Public art becomes Niles institution

Published 9:25 am Thursday, January 28, 2016

If you were among the estimated 20,000 people who attended last weekend’s Hunter Ice Festival, you participated in the enjoyment of “public art.” However, the public art on display was only temporary because the sculptures that lined the streets and our beautiful Riverfront Park were made of ice, not stone or bronze, steel, aluminum or marble.

Imagine for a moment if those sculptures didn’t all melt and were actually made of lasting, durable metals and stone and existed for decades to come for all to enjoy!

Have you noticed the new Main Street Bridge and its sweeping arches that really enhance the new structure? Those arches and the bridge’s bump-out viewing stations all add to the beauty of the new span and serve as yet another example of Niles public art. In other words, if you like looking at the new Main Street Bridge and attended the Hunter Ice Festival, you qualify as a lover of Niles public art.

Last summer, the City of Niles and the Niles City Council created the Niles Public Art Commission (NPAC) to help raise the private funds necessary to bring to the City of Four Flags a sculpture garden in Riverfront Park and throughout the City displaying statuary and monuments depicting famous Niles residents, historical figures and allegorical representations of great moments in Niles history.

Early settlers and missionaries, indigenous peoples, Fort St. Joseph, the Dodge Brothers, the railroad, Ring Lardner, prominent families and even Tommy James could all be carved or cast as sculpture and placed along the river.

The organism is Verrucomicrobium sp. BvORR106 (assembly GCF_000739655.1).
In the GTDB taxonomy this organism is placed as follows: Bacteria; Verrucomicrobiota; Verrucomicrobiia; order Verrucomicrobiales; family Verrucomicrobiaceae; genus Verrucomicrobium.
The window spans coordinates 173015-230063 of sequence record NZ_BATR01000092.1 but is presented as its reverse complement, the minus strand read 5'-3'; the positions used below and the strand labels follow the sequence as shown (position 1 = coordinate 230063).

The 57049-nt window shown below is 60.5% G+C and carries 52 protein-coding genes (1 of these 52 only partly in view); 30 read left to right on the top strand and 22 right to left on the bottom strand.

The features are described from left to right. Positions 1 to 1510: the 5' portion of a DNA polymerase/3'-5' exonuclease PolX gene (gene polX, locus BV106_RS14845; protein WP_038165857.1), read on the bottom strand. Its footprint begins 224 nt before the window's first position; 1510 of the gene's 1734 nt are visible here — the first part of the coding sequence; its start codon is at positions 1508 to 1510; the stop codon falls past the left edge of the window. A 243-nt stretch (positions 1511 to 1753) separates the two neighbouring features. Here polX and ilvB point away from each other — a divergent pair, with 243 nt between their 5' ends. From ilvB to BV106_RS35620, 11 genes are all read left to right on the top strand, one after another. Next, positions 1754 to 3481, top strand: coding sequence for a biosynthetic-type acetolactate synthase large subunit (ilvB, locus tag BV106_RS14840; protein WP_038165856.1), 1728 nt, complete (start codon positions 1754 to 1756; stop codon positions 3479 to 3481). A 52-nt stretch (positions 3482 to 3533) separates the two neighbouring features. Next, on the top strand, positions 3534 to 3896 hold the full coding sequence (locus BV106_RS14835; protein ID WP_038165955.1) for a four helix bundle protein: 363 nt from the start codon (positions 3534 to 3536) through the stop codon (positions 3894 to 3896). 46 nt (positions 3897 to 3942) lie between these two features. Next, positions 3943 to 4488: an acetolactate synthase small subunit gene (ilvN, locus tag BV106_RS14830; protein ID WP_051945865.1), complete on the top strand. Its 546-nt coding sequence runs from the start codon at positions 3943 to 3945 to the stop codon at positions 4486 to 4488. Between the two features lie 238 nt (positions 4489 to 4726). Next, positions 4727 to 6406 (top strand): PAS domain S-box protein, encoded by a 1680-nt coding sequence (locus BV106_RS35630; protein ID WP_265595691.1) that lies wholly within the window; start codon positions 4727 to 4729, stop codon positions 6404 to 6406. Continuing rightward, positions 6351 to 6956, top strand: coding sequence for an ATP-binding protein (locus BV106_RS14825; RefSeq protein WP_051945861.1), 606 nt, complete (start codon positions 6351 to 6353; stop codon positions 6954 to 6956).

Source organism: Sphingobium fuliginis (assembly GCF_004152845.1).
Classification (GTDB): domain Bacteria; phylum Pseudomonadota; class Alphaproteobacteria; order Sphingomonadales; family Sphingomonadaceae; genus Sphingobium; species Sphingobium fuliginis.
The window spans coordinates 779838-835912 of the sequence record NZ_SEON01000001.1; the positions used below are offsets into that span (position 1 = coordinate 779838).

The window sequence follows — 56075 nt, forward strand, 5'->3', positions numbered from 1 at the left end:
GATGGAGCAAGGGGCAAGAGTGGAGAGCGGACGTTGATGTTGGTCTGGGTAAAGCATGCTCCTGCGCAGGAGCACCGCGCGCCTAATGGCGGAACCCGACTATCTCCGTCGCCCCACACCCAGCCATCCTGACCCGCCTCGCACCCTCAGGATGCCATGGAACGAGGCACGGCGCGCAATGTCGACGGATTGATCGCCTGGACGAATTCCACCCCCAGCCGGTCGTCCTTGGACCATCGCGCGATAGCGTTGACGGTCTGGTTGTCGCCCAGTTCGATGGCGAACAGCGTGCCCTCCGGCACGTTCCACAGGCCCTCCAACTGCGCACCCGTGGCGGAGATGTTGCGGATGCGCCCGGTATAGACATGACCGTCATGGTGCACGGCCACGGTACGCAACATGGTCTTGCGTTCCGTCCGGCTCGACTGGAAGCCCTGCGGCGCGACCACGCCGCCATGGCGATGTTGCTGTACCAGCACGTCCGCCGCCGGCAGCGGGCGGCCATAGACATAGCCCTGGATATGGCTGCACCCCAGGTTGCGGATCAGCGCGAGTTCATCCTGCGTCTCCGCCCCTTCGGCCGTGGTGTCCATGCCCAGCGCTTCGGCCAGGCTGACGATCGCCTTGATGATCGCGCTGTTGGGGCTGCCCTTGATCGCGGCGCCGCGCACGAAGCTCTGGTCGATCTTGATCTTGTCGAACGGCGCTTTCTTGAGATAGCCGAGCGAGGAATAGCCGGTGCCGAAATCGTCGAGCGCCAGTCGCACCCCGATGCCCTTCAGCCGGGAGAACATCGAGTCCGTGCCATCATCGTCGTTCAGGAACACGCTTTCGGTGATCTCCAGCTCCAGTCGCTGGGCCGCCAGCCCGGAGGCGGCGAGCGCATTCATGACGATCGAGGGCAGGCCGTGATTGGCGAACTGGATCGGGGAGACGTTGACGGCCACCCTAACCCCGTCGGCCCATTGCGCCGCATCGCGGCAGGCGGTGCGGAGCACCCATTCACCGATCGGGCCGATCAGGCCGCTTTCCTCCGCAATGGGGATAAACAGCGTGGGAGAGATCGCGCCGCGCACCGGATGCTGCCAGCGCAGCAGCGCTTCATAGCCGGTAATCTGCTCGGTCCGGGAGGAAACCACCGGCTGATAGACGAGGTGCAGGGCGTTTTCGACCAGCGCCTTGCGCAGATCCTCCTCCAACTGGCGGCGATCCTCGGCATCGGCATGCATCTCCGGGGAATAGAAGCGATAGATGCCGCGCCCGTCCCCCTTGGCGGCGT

The NPAC is currently conducting its first fundraising effort and it is proving to be quite successful. The funds that are initially raised will be used to purchase and place the first of 10 planned sculptures. “Generations” by prominent Granger artist Tuck Langland, will be placed at the corner of East Main and Seventh Streets on the lawn of the Niles District Library.

The vision of the Niles Public Art Commission and the Niles City Council is to make Niles a destination for people who enjoy great art and local history. The NPAC, which is being supported only by private donations, will also encourage and support all of the visual arts and provide art and history information through public presentations.

In fact, on Wednesday, Jan. 27, NPAC hosted its first public presentation featuring Niles native Michael Hambouz who now resides in New York City. Mr. Hambouz’s presentation at the Niles District Library featured his early recollections of growing up in Niles. His presentation was part of his “Factory Made” series, inspired by the French Paper Company. Hambouz’s Factory Made series will be on display through April 24, at the Krasl Art Center in St. Joseph, Michigan.

And Mr. Hambouz’s collection is guaranteed not to melt!

Speaking from experience and for full disclosure, I graduated from Albion College with a dual major in political science and art history, and I am an ex officio member of the Niles Public Art Commission.


A native of Niles, Jack Strayer moved back home in 2009 after living and working in Washington DC since 1976. Strayer has served as a congressional staffer, state legislative press secretary, federal registered lobbyist and Vice President of the National Center for Policy Analysis. He is a nationally recognized expert on federal health policy reform and led the fight for the enactment of Health Savings Accounts (HSAs).